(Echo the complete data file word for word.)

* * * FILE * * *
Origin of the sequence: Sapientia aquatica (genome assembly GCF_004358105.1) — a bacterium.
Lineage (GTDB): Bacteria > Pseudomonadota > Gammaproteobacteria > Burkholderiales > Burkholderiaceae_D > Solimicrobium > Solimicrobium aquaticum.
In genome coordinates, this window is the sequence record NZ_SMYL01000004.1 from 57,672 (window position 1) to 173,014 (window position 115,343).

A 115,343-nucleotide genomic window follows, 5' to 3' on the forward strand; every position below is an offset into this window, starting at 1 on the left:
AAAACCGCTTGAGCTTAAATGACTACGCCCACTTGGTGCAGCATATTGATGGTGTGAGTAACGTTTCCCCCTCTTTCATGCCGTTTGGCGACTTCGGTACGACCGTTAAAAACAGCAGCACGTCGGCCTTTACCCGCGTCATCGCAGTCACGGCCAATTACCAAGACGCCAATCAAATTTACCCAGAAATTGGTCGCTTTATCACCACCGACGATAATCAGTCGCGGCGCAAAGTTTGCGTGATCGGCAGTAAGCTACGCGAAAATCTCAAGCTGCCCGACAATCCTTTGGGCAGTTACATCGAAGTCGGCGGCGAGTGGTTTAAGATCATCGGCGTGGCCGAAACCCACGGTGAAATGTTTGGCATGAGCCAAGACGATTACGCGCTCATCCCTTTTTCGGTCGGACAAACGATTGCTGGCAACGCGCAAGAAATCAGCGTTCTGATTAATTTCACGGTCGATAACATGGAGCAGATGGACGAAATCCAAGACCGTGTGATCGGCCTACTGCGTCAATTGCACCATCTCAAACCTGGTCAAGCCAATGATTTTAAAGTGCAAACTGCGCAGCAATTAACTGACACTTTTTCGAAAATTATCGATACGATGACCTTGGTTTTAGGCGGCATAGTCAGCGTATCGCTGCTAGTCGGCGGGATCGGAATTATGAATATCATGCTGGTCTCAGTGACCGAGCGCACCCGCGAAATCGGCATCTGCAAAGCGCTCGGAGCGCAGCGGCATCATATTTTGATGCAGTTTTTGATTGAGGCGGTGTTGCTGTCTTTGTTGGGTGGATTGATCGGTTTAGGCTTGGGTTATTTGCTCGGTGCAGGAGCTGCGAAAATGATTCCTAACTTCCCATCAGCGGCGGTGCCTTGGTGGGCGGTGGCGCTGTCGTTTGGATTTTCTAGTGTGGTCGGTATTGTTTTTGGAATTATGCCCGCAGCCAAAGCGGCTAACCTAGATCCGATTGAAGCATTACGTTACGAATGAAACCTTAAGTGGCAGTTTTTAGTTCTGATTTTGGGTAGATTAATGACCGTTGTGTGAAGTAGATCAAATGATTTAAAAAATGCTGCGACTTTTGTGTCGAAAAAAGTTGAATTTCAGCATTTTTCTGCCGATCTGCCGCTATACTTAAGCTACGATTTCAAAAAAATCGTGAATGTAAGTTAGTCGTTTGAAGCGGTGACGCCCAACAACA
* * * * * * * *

Origin of the sequence: Sapientia aquatica (genome assembly GCF_004358105.1) — a bacterium.
Lineage (GTDB): Bacteria > Pseudomonadota > Gammaproteobacteria > Burkholderiales > Burkholderiaceae_D > Solimicrobium > Solimicrobium aquaticum.
In genome coordinates, this window is the sequence record NZ_SMYL01000004.1 from 57,672 (window position 1) to 173,014 (window position 115,343).

A 115,343-nucleotide genomic window follows, 5' to 3' on the forward strand; every position below is an offset into this window, starting at 1 on the left:
AAAACCGCTTGAGCTTAAATGACTACGCCCACTTGGTGCAGCATATTGATGGTGTGAGTAACGTTTCCCCCTCTTTCATGCCGTTTGGCGACTTCGGTACGACCGTTAAAAACAGCAGCACGTCGGCCTTTACCCGCGTCATCGCAGTCACGGCCAATTACCAAGACGCCAATCAAATTTACCCAGAAATTGGTCGCTTTATCACCACCGACGATAATCAGTCGCGGCGCAAAGTTTGCGTGATCGGCAGTAAGCTACGCGAAAATCTCAAGCTGCCCGACAATCCTTTGGGCAGTTACATCGAAGTCGGCGGCGAGTGGTTTAAGATCATCGGCGTGGCCGAAACCCACGGTGAAATGTTTGGCATGAGCCAAGACGATTACGCGCTCATCCCTTTTTCGGTCGGACAAACGATTGCTGGCAACGCGCAAGAAATCAGCGTTCTGATTAATTTCACGGTCGATAACATGGAGCAGATGGACGAAATCCAAGACCGTGTGATCGGCCTACTGCGTCAATTGCACCATCTCAAACCTGGTCAAGCCAATGATTTTAAAGTGCAAACTGCGCAGCAATTAACTGACACTTTTTCGAAAATTATCGATACGATGACCTTGGTTTTAGGCGGCATAGTCAGCGTATCGCTGCTAGTCGGCGGGATCGGAATTATGAATATCATGCTGGTCTCAGTGACCGAGCGCACCCGCGAAATCGGCATCTGCAAAGCGCTCGGAGCGCAGCGGCATCATATTTTGATGCAGTTTTTGATTGAGGCGGTGTTGCTGTCTTTGTTGGGTGGATTGATCGGTTTAGGCTTGGGTTATTTGCTCGGTGCAGGAGCTGCGAAAATGATTCCTAACTTCCCATCAGCGGCGGTGCCTTGGTGGGCGGTGGCGCTGTCGTTTGGATTTTCTAGTGTGGTCGGTATTGTTTTTGGAATTATGCCCGCAGCCAAAGCGGCTAACCTAGATCCGATTGAAGCATTACGTTACGAATGAAACCTTAAGTGGCAGTTTTTAGTTCTGATTTTGGGTAGATTAATGACCGTTGTGTGAAGTAGATCAAATGATTTAAAAAATGCTGCGACTTTTGTGTCGAAAAAAGTTGAATTTCAGCATTTTTCTGCCGATCTGCCGCTATACTTAAGCTACGATTTCAAAAAAATCGTGAATGTAAGTTAGTCGTTTGAAGCGGTGACGCCCAACAACA